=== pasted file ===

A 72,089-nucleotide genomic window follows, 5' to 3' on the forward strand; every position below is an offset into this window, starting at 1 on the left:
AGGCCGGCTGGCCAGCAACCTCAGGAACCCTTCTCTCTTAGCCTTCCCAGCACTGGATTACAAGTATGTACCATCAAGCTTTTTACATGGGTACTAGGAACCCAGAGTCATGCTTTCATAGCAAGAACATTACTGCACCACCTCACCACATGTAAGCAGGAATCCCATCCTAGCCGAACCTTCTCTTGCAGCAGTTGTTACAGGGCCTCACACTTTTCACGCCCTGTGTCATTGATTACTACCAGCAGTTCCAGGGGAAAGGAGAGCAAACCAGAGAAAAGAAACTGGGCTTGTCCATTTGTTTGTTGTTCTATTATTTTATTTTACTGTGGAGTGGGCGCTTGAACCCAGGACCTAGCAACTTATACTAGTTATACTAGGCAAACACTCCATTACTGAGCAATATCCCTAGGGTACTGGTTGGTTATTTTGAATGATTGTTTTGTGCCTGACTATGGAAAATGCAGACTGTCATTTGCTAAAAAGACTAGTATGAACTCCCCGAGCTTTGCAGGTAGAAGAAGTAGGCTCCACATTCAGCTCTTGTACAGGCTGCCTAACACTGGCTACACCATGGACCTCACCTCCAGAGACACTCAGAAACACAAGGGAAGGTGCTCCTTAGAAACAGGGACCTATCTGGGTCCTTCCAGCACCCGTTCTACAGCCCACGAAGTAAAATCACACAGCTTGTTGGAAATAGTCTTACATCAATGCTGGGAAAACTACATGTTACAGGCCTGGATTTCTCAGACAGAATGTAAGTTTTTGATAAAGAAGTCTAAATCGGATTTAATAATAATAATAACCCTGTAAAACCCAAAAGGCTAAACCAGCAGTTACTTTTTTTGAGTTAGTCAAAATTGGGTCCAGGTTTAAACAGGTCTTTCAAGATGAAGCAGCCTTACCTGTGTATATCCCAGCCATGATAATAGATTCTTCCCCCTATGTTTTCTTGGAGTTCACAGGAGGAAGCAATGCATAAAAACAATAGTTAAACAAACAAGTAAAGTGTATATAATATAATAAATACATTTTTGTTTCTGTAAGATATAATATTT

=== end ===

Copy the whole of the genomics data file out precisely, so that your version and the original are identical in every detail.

A 72,089-nucleotide genomic window follows, 5' to 3' on the forward strand; every position below is an offset into this window, starting at 1 on the left:
AGGCCGGCTGGCCAGCAACCTCAGGAACCCTTCTCTCTTAGCCTTCCCAGCACTGGATTACAAGTATGTACCATCAAGCTTTTTACATGGGTACTAGGAACCCAGAGTCATGCTTTCATAGCAAGAACATTACTGCACCACCTCACCACATGTAAGCAGGAATCCCATCCTAGCCGAACCTTCTCTTGCAGCAGTTGTTACAGGGCCTCACACTTTTCACGCCCTGTGTCATTGATTACTACCAGCAGTTCCAGGGGAAAGGAGAGCAAACCAGAGAAAAGAAACTGGGCTTGTCCATTTGTTTGTTGTTCTATTATTTTATTTTACTGTGGAGTGGGCGCTTGAACCCAGGACCTAGCAACTTATACTAGTTATACTAGGCAAACACTCCATTACTGAGCAATATCCCTAGGGTACTGGTTGGTTATTTTGAATGATTGTTTTGTGCCTGACTATGGAAAATGCAGACTGTCATTTGCTAAAAAGACTAGTATGAACTCCCCGAGCTTTGCAGGTAGAAGAAGTAGGCTCCACATTCAGCTCTTGTACAGGCTGCCTAACACTGGCTACACCATGGACCTCACCTCCAGAGACACTCAGAAACACAAGGGAAGGTGCTCCTTAGAAACAGGGACCTATCTGGGTCCTTCCAGCACCCGTTCTACAGCCCACGAAGTAAAATCACACAGCTTGTTGGAAATAGTCTTACATCAATGCTGGGAAAACTACATGTTACAGGCCTGGATTTCTCAGACAGAATGTAAGTTTTTGATAAAGAAGTCTAAATCGGATTTAATAATAATAATAACCCTGTAAAACCCAAAAGGCTAAACCAGCAGTTACTTTTTTTGAGTTAGTCAAAATTGGGTCCAGGTTTAAACAGGTCTTTCAAGATGAAGCAGCCTTACCTGTGTATATCCCAGCCATGATAATAGATTCTTCCCCCTATGTTTTCTTGGAGTTCACAGGAGGAAGCAATGCATAAAAACAATAGTTAAACAAACAAGTAAAGTGTATATAATATAATAAATACATTTTTGTTTCTGTAAGATATAATATTT